- Affiliation: Rwandese are very engaged with politics and takes keeping up with national policy and Presidential sentiment very seriously. Business owners follow government Twitter channels to stay in the loop about what’s happening in their country.
The utmost goal of observing market situation was to find a way I could position BizOps as the solution to getting what people wanted. So, then the question became, how could I use what I knew to reach my target audience?
- Talk about ROI. Since many entrepreneurs are concerned with the value of the product provided, my message to them had to reflect on increased monetary value after our partnerships.
- Create opportunities to engage socially. This proved effective considering that a relatable approach for people to gain interest in a brand is usually through engagement and social interaction.
- Invest in media marketing in the places where my target audience consumes news and entertainment.
- Master led generation through socialization, word of mouth, and partnerships with trusted brands and engage the audience with email, SMS, and local televised programs.
A Rewarding Market: Benefits of Marketing in Rwanda
- Unsaturated advertising and marketing mediums: Rwanda have a newer unsaturated media channels such influencer and social media marketing, all adding to the factor that traditional advertising such as TV, radio, and printed media are still the king mediums and accessible.
- Grassroots marketing can go a long way: Due to people’s tendency to develop relatable to brands through socialization, focusing on building relationships with your customers can go a long way. Building relationships on a deeper level through in-person events not only increase brand awareness, but also acts as a strategy to leverage existing networks and spread word about your product or service in across communities.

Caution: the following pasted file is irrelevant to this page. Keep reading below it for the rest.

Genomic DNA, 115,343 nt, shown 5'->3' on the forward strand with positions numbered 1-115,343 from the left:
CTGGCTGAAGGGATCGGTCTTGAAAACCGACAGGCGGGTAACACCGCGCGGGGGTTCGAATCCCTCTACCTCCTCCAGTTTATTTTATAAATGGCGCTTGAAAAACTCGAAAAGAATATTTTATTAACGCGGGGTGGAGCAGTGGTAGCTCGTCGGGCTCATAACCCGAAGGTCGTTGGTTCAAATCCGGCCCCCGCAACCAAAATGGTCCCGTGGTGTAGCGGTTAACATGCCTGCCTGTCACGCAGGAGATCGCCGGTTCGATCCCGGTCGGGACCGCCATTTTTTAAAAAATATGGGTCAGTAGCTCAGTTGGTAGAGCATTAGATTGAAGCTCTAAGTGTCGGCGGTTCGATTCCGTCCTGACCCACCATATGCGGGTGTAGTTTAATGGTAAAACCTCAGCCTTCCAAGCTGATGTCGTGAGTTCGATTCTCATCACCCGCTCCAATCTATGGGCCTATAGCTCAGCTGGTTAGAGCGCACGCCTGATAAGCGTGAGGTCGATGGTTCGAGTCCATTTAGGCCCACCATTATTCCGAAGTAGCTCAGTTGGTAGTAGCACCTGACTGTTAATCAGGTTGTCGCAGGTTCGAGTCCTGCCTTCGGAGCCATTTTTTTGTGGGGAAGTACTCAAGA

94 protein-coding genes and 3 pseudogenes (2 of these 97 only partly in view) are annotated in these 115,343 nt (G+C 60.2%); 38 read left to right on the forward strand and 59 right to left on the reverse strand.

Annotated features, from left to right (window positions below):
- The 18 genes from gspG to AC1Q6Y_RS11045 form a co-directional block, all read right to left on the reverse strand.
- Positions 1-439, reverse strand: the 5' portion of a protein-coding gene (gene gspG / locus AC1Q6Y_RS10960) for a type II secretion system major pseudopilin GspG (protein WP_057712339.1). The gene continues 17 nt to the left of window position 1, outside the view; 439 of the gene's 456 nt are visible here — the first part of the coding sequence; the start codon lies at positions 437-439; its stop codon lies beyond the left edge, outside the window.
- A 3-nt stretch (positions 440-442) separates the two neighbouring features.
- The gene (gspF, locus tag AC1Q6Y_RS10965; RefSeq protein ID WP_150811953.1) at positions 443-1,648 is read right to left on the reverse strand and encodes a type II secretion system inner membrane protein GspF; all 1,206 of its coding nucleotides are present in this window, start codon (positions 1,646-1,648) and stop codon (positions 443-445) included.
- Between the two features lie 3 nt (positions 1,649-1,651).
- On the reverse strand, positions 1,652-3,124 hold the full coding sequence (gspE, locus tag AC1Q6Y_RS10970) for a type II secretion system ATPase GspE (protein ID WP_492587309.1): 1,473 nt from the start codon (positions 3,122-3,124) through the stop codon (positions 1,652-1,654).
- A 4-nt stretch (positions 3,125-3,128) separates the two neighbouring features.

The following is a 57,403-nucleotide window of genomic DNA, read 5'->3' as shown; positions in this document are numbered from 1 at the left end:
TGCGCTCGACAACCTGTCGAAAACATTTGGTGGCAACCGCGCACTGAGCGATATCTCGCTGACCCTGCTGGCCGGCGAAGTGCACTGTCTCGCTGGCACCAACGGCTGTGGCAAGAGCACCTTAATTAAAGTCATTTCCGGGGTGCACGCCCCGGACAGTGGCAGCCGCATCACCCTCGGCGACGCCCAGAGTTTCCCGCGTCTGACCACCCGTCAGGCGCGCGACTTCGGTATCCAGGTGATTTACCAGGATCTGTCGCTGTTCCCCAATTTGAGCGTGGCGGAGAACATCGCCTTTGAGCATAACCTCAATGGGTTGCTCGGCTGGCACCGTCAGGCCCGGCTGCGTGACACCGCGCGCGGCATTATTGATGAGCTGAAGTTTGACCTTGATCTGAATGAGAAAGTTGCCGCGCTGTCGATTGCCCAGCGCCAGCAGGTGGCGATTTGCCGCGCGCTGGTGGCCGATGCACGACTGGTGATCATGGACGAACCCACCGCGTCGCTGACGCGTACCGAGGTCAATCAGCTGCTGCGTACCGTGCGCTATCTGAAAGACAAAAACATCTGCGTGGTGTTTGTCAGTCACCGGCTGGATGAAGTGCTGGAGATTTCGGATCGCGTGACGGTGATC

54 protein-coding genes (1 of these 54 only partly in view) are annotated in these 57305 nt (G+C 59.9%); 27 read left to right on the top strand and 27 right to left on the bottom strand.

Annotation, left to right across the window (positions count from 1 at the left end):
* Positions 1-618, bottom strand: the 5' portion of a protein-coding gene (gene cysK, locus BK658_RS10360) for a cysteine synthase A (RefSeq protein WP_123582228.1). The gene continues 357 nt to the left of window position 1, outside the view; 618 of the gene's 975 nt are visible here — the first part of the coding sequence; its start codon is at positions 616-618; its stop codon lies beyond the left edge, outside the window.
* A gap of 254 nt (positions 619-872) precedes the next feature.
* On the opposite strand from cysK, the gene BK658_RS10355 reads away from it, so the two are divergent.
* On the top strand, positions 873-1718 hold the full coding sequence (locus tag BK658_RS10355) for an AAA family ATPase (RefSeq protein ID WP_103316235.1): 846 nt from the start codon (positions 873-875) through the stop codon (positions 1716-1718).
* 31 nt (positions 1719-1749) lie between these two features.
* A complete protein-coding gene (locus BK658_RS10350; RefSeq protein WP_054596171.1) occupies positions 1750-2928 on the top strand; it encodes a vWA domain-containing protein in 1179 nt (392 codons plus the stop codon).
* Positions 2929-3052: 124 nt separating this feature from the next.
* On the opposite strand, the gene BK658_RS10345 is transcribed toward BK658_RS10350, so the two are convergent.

- Word of mouth advantages: There are two important aspects of word-of-mouth marketing- interaction, and trust. By providing exception customer experience associated with high quality products, this strategy can create trust in customers who are always proud to share with others. As said above, trust through prospects is everything here. People are likely to trust you if they hear good ratings about you from their trusted friends or professionals.
- Low cost – high value PR and advertisement opportunities: you get a word across easily through partnered advertisement opportunities. These can include opportunities such as hosting local events, participating in partnered promotions, guest-speaking, and other high-value low-cost opportunities that increase your exposure to the relevant audience.
While digital and social media can be a powerful tool for marketing, there’s still something to be said for the value of in-person interaction and building genuine connections with people in Rwanda. Here, a good old mingle can go a long way. Just make sure you carefully observe, or else you will spend all that money on the wrong thing.